B.C. changes opioid lawsuit to help recover more money from drug makers
This entry by Eoin O’Dowd, a lawyer representing the province in its opioid lawsuit, appeared in the Globe, April 29th, 2019
The federal and provincial governments have spent a lot of time fighting the opioid overdose crisis. So far, the fight is making little progress in the courtroom.
But it’s not just a legal battle between two governments. The battle has also begun to change Canadian society.
The latest in a long line of lawsuits against the opioid industry is an unexpected new front. It is an effort to bring a little bit of the money the industry earns from drug prescriptions to health care organizations. That suit is based on the argument that prescription opioids like OxyContin should be treated like other prescription medications.
But before the battle on opioid lawsuits can move on, it must first decide how to do so. For that, it turns to the courts and the federal court of arbitration for Canada, which is hearing the case over claims by the province of British Columbia that the industry is profiting from the overdose crisis.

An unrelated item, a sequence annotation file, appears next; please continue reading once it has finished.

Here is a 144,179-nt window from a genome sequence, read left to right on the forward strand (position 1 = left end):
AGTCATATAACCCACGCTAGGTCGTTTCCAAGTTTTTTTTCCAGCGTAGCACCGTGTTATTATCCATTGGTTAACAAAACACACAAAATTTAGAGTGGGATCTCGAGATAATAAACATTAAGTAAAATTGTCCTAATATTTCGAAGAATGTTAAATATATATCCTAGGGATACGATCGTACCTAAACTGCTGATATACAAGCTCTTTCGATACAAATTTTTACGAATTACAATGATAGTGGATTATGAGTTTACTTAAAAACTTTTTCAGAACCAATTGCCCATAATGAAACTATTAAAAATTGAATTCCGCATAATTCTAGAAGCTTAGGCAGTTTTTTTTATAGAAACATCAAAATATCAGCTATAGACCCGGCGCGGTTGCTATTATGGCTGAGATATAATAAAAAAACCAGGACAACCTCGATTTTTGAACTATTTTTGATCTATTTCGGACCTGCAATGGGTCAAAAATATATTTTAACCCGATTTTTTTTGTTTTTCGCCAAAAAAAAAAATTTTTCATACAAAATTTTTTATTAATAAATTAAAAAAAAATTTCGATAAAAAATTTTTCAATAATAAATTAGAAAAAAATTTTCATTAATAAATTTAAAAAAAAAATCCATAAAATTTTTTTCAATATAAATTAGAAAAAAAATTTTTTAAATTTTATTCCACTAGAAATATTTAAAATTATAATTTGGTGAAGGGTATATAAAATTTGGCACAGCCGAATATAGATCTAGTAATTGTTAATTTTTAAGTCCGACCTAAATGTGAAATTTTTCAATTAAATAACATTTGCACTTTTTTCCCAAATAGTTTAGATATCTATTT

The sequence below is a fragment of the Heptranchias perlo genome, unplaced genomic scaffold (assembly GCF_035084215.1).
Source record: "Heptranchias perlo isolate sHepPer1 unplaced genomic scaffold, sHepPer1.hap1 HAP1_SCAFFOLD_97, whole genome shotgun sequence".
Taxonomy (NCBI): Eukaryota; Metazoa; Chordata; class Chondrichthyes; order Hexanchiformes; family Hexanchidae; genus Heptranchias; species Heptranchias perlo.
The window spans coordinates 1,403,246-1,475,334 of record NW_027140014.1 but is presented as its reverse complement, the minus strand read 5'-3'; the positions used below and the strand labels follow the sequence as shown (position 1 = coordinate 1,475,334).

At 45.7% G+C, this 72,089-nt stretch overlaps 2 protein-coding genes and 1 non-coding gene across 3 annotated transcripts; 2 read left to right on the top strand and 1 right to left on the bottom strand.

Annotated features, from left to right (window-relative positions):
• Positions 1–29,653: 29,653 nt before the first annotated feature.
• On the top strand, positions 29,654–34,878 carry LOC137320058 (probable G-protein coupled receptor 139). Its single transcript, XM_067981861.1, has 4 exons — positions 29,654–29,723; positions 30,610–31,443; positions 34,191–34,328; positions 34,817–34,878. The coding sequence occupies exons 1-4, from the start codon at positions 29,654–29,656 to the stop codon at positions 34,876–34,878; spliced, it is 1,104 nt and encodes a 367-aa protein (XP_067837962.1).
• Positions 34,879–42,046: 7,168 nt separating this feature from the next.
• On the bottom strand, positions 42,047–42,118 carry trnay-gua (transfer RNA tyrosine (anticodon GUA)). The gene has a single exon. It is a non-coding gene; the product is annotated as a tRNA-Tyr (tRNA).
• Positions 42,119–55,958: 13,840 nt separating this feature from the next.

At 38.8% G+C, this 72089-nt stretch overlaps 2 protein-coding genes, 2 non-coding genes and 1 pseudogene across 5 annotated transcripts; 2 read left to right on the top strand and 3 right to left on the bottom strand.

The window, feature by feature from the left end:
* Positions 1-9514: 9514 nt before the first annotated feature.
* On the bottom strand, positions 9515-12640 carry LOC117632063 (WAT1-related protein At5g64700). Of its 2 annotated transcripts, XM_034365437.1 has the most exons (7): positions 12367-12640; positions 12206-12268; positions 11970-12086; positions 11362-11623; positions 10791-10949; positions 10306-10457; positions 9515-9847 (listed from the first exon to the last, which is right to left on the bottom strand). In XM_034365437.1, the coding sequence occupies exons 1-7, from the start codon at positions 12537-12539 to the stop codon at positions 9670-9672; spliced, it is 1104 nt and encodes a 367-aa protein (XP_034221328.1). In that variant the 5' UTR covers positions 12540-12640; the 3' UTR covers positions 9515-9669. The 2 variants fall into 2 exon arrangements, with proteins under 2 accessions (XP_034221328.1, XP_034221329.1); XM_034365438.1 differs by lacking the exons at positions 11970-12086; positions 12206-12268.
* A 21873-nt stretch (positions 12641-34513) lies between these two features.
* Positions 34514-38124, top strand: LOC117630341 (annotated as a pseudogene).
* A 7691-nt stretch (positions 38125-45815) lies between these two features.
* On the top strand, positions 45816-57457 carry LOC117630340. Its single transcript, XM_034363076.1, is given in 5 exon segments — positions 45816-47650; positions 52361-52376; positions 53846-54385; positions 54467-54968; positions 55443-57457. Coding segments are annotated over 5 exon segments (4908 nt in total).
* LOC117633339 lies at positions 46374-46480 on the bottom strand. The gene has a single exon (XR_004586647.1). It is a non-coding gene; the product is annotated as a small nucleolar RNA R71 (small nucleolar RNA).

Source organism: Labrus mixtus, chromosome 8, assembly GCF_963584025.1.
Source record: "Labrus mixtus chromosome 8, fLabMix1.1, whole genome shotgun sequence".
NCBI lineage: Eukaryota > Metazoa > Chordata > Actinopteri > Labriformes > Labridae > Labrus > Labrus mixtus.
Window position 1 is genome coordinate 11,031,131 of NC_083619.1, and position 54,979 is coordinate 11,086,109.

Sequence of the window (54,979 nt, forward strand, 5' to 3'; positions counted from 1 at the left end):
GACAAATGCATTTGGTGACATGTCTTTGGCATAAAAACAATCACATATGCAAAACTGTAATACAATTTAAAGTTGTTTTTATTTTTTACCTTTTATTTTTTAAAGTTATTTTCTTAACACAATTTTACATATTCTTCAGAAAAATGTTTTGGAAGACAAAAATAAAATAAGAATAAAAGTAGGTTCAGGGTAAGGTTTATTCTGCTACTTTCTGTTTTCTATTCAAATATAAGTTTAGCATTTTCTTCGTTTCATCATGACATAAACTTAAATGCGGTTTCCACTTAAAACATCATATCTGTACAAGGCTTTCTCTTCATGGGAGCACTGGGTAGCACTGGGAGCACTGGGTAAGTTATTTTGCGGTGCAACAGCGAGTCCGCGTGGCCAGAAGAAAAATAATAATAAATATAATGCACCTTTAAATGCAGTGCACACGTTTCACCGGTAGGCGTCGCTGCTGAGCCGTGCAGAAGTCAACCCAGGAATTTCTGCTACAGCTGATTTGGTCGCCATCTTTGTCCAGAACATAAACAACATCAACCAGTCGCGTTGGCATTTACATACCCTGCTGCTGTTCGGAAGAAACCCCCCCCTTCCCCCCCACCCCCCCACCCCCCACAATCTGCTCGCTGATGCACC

The province alleges that the industry’s drug makers are making huge profits by selling prescription opioids at lower prices than they could from other sources, like illegal trafficking or illegal online pharmacies. In particular, the lawsuit argues that manufacturers of the generic version of one opioid, Zohydro, which is supposed to be less potent, are making millions of dollars by lowering the strengths of the brand and generic drugs they produce.
The industry also alleges that big pharmaceutical companies are shifting profits to other companies, like pharmaceutical companies in other countries, that are competing with them.
The province, like the province of Quebec before it, claims that this is a form of price fixing by pharmaceutical companies. The federal government’s drug pricing review finds these allegations credible.
And the provinces aren’t the only ones on the losing end on this battle. The federal government has been spending a lot of time fighting the opioid overdose epidemic, and the